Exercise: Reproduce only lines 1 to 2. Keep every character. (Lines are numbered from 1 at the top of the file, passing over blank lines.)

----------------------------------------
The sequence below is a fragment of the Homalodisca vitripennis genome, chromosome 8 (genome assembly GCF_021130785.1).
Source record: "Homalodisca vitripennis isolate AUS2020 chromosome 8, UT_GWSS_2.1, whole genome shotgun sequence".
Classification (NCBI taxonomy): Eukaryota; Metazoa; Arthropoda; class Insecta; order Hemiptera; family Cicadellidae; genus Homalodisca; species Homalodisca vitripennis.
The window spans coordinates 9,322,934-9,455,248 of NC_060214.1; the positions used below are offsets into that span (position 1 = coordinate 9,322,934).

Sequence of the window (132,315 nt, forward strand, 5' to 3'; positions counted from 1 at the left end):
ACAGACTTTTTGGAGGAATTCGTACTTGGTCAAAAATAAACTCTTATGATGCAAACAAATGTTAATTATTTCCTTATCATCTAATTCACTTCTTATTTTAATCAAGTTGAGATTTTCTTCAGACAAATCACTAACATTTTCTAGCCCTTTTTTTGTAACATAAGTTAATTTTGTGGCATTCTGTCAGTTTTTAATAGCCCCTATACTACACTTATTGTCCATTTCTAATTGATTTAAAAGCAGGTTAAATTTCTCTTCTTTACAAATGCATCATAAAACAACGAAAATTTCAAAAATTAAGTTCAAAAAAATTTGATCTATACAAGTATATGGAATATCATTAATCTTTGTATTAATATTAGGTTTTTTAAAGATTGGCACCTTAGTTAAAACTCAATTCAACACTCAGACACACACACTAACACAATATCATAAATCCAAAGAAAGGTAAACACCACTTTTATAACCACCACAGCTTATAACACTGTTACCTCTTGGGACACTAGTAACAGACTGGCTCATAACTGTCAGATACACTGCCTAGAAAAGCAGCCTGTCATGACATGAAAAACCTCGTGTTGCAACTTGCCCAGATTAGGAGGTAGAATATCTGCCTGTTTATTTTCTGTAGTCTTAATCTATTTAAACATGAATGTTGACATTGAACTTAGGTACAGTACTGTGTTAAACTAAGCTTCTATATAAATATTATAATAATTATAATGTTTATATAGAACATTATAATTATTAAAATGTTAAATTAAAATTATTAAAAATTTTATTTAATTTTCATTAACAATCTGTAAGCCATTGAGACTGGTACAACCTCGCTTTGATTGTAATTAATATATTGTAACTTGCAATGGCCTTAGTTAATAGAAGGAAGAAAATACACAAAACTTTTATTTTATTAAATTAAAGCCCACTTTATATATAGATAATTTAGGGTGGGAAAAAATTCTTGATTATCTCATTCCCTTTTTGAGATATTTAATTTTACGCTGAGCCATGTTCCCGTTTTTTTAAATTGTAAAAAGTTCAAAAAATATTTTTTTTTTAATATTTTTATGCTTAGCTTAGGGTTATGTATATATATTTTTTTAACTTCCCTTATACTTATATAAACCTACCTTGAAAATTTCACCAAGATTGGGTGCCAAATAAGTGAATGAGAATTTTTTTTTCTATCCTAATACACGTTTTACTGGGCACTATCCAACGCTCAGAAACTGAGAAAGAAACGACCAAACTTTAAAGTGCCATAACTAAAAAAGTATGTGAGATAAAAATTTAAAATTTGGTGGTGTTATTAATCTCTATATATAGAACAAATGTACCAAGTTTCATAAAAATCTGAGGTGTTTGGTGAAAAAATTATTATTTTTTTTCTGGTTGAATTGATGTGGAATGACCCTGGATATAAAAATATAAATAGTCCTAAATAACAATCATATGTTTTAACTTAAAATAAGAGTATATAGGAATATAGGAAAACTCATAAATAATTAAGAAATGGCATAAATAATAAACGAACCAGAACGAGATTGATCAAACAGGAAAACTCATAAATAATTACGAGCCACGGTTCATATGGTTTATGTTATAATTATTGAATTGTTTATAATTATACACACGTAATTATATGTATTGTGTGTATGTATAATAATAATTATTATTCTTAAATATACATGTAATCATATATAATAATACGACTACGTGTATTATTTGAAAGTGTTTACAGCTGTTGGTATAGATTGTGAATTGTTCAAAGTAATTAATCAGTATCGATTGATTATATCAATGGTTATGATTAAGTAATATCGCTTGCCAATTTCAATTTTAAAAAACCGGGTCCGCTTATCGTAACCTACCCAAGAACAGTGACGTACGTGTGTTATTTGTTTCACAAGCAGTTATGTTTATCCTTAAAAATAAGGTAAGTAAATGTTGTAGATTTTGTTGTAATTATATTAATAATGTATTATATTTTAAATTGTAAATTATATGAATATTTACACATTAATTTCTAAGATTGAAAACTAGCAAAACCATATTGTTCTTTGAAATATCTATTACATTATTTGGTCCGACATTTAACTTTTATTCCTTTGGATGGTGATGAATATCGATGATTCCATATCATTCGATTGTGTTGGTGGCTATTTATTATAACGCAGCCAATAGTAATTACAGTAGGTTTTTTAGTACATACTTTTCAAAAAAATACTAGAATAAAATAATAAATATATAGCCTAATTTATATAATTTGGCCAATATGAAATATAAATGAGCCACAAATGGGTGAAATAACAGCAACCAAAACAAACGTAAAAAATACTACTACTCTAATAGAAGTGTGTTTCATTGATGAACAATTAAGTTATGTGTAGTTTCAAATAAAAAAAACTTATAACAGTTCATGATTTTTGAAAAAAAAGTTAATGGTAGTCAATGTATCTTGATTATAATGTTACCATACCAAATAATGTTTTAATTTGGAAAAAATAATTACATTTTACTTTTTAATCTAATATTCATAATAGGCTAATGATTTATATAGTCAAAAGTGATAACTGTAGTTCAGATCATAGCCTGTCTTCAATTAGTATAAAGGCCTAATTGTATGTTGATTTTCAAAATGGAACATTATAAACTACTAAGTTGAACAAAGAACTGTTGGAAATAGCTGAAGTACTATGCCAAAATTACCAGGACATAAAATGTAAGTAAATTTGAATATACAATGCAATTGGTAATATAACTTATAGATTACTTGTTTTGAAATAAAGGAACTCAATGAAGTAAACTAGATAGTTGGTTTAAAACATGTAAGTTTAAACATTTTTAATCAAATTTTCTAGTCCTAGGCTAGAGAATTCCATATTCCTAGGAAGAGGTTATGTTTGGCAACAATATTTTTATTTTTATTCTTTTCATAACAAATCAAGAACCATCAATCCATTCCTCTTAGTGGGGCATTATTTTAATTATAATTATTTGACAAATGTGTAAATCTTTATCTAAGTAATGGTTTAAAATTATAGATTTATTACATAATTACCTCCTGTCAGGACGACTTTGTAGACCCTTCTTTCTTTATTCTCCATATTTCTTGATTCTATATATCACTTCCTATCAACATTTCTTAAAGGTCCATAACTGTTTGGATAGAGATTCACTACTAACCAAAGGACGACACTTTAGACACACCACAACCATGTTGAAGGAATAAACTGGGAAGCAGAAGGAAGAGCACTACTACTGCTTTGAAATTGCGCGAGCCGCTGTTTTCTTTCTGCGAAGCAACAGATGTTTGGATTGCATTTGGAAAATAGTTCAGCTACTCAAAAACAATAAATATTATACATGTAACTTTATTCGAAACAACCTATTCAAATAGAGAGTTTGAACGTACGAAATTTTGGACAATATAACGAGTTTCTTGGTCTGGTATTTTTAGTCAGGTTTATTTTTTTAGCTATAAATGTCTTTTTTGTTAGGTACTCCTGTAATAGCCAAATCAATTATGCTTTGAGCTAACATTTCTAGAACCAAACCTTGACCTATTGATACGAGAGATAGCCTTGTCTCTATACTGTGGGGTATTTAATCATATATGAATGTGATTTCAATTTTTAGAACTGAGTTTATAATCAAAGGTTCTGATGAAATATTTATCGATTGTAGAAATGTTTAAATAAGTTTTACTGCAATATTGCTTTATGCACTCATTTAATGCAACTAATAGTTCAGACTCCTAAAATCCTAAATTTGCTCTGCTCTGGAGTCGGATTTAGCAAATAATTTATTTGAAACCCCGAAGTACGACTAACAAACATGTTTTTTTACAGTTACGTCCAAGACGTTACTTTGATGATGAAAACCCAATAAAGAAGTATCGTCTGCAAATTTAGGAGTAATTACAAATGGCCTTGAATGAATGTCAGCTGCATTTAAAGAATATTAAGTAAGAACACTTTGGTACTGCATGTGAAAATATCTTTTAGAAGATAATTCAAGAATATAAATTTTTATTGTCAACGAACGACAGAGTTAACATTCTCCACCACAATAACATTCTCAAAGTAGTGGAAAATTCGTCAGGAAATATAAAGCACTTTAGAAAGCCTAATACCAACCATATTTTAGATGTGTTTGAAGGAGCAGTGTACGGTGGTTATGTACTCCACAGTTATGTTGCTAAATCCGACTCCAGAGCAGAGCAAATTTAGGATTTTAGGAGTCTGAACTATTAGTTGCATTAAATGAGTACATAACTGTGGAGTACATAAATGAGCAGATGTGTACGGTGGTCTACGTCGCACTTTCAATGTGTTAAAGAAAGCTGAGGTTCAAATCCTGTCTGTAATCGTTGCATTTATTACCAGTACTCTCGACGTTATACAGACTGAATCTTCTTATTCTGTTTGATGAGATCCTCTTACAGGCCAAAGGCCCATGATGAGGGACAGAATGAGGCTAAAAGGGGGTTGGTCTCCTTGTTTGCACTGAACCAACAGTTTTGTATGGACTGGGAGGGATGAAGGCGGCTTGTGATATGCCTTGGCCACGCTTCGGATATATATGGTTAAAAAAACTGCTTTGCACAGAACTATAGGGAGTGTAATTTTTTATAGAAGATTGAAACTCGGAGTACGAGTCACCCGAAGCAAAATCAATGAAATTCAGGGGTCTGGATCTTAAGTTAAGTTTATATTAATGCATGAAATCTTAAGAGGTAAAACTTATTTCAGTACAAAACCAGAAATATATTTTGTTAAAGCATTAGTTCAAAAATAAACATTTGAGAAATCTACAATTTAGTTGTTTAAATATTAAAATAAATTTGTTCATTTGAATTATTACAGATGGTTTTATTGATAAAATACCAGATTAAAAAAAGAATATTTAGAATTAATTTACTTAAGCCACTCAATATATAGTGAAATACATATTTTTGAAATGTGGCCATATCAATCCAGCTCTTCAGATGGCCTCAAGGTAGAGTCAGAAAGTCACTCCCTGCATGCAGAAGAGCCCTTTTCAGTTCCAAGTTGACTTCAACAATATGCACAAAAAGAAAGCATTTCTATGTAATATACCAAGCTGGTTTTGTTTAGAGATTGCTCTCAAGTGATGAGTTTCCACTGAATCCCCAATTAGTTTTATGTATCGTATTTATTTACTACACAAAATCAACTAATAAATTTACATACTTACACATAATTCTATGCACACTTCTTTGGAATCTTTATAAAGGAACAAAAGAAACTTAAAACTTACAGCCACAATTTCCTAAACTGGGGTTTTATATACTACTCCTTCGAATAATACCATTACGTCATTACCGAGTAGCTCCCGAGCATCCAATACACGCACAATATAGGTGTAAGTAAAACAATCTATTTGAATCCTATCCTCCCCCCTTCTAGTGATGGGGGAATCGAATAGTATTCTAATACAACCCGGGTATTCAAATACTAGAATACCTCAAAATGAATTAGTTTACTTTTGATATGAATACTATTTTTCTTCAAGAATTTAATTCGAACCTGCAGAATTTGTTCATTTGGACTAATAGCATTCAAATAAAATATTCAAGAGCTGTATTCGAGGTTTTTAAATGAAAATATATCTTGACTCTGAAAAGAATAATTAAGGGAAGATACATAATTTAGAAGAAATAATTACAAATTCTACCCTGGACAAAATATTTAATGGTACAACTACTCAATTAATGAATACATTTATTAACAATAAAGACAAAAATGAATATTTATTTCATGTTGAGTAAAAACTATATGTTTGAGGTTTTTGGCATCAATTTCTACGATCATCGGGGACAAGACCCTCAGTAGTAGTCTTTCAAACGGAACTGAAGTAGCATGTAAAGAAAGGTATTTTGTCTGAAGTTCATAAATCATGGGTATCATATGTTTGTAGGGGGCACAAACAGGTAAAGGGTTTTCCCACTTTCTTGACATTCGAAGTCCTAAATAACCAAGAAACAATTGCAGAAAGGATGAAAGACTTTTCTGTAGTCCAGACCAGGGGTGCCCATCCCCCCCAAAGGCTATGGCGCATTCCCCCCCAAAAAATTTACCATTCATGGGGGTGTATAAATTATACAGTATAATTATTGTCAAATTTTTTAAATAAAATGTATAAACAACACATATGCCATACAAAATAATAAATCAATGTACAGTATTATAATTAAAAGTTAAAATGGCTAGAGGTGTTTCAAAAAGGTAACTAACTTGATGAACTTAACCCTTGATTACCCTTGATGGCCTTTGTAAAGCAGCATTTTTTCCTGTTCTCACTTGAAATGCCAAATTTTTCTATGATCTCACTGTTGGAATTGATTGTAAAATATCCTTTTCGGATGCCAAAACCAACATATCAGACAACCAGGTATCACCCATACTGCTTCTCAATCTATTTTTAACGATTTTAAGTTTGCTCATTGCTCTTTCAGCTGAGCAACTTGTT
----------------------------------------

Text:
The sequence below is a fragment of the Homalodisca vitripennis genome, chromosome 8 (genome assembly GCF_021130785.1).
Source record: "Homalodisca vitripennis isolate AUS2020 chromosome 8, UT_GWSS_2.1, whole genome shotgun sequence".